Chef Nira Kehar’s 3 Ayurveda-Inspired Principles of Mindful Eating

Chef Nira Kehar presented "Eating Stories: Montreal to New Delhi" at the James Beard House last Friday, serving up Ayurveda-inspired dishes.
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Chef Nira Kehar presented "Eating Stories: Montreal to New Delhi" at the James Beard House last Friday, serving up Ayurveda-inspired dishes.
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New York’s prestigious James Beard House put another crack in the foodie world’s glass ceiling last Friday when it hosted its first-ever female chef from India.

Nira Kehar, chef of the award-winning New Delhi restaurant Chez Nini, presented "Eating Stories: Montreal to New Delhi" at the James Beard House, serving up Ayurveda-inspired dishes that reflected her physical and spiritual journey from Montreal (where she was born) to New Delhi, where she found inspiration and success as a chef.

Kehar was an engineer until the age of 24, when she injured her spine on the job and spent months bedridden. Conventional medicines were not alleviating her intense pain, so she used meditation and an Ayurvedic diet punctuated with cleanses to speed her healing. “The injury was a turning point. It forced me to become introspective. I decided I wanted to be happy, and feeding people creatively makes me happy,” she says.

Kehar is famous for recipes that blend the flavors of a Québécois brasserie with the bounty of an Indian market (at the Beard House, she served fermented lentils set against pumpkin and morels; okra carpaccio and Kashmiri garlic-coconut tapioca; and finger millet gnocchi with salt 'n' pepper mackerel fillet, cashew milk and raisin oil). Few know that the principles of Ayurveda guide her cooking. “I am not a doctor. You do not come to my restaurant to take a cure, yet it’s so important to me to make food that respects the system of Ayurveda,” she says. Here are her 3 Ayurveda-inspired principles of mindful eating:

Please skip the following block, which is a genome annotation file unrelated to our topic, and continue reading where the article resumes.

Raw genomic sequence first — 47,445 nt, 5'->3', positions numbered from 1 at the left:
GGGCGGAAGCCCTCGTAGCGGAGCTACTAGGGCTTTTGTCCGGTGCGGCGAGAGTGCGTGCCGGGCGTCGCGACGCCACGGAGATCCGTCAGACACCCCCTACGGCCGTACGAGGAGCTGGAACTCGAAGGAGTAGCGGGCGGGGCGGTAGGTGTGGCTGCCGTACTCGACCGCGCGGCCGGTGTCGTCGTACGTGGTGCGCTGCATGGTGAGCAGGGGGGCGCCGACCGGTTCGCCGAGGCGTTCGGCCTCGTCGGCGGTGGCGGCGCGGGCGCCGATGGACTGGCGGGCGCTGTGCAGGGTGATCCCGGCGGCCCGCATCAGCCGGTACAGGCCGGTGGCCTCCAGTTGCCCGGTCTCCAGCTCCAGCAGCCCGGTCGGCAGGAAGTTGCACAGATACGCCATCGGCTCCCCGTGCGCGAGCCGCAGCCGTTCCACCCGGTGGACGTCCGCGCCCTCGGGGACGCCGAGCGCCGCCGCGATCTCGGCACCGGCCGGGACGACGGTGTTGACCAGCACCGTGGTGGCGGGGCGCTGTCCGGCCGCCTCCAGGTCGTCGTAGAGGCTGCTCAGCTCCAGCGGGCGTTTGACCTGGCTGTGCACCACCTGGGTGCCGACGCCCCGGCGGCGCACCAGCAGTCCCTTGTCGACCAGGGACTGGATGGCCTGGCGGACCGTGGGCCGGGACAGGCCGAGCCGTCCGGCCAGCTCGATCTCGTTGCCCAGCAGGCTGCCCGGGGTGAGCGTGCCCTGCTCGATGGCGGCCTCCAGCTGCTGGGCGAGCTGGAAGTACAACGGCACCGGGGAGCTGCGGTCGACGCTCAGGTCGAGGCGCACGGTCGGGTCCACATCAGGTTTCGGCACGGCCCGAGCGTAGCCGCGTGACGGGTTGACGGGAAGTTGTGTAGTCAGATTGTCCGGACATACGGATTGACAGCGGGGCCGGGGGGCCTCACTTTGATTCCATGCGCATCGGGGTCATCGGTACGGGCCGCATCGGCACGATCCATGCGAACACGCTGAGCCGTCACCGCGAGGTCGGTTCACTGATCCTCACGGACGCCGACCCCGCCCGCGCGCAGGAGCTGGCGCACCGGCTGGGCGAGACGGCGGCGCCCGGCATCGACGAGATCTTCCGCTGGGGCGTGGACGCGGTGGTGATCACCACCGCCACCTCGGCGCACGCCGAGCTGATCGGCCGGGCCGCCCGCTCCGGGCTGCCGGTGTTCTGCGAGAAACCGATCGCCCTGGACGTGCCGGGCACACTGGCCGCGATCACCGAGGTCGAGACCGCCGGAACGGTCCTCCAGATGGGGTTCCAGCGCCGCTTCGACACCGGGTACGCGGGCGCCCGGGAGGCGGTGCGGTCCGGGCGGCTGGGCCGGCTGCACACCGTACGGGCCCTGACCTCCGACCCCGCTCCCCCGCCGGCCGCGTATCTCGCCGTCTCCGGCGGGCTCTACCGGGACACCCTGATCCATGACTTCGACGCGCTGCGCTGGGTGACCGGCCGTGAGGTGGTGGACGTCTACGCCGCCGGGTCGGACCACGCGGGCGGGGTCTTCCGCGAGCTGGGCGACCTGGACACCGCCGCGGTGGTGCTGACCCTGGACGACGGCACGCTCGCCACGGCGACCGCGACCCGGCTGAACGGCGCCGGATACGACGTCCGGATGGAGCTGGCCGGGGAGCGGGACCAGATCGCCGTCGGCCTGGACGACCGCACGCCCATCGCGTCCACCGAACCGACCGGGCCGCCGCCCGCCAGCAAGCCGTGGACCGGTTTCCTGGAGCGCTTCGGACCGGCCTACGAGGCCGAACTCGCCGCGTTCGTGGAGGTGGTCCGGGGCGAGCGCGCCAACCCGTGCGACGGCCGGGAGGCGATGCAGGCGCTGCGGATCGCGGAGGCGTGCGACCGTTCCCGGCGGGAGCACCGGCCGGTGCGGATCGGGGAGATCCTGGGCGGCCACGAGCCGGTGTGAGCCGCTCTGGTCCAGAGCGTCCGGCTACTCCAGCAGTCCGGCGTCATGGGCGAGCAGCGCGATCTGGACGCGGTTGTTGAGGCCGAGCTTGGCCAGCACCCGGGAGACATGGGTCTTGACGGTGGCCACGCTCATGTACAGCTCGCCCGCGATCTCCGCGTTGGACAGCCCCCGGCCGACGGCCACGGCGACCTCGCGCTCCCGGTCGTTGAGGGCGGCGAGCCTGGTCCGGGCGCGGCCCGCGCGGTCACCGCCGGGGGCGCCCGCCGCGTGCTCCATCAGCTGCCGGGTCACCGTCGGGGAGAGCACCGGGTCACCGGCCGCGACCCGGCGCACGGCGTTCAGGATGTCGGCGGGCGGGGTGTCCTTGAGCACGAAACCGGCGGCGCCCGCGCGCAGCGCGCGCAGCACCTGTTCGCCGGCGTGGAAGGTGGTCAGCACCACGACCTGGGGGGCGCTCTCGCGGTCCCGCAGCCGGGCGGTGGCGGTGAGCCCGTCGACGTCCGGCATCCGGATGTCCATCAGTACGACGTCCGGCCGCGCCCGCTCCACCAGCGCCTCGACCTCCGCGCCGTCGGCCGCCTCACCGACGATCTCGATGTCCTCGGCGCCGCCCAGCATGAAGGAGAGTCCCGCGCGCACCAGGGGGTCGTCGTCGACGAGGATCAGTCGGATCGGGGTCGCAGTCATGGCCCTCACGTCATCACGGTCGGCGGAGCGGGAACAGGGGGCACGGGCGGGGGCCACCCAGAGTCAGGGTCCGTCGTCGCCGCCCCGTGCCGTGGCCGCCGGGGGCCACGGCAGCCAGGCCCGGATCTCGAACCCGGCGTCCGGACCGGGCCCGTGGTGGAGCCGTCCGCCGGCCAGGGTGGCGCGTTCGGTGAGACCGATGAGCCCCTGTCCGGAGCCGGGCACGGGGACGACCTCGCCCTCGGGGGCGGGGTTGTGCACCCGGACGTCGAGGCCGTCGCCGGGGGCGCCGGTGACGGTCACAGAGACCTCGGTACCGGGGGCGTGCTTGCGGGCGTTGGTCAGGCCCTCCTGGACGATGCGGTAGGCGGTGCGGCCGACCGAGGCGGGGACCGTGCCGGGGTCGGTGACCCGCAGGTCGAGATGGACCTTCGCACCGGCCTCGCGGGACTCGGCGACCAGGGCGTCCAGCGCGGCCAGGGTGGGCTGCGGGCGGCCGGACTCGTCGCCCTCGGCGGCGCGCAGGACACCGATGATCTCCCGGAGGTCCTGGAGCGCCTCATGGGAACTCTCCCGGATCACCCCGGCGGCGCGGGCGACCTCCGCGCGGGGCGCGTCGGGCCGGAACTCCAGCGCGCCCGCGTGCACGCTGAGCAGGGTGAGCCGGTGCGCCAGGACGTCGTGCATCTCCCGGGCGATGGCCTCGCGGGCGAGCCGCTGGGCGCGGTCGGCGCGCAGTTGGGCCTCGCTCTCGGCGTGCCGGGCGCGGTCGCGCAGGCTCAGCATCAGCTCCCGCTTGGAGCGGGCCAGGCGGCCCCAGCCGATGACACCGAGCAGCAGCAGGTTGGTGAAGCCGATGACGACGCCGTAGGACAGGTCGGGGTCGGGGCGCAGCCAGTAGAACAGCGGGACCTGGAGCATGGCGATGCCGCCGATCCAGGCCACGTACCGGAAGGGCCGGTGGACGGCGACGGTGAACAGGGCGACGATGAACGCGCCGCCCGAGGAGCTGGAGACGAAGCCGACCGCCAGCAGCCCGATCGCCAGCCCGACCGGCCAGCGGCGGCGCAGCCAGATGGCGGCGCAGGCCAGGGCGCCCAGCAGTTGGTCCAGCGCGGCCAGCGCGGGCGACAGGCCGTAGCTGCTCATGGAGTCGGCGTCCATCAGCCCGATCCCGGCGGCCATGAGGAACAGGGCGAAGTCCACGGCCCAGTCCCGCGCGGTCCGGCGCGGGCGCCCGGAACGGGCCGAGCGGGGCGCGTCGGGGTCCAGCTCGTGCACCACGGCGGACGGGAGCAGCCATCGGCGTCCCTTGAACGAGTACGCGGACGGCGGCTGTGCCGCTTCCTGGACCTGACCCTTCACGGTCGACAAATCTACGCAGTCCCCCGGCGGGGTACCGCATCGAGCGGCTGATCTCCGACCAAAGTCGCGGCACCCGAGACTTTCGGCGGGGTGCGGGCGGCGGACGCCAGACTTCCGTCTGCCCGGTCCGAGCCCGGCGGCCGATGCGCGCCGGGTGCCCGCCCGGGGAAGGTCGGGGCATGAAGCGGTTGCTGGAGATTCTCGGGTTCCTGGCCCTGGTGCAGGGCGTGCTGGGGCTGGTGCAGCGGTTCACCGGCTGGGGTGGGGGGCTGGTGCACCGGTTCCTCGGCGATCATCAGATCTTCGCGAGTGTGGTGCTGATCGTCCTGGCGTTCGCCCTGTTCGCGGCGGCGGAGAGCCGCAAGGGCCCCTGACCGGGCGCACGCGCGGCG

• Engage the 5 senses: “Ayurveda asks us to look at our food, to listen to the sound of our chewing,” she says. “Food should deserve your attention.”

• Eat seasonally: “In Ayurveda, there are specific foods you should eat at specific times of the year,” she explains. “Nature provides a system. Use fresh, seasonal ingredients.”

• Eat a balanced diet: Kehar asserts that even meat has its place in an Ayurvedic diet, if it restores balance to the body. She never serves a heaping plate of meat, or a single vegetable for that matter. Her dishes strive toward a balance of flavors, textures, and nutrients.

--Jennifer Dorr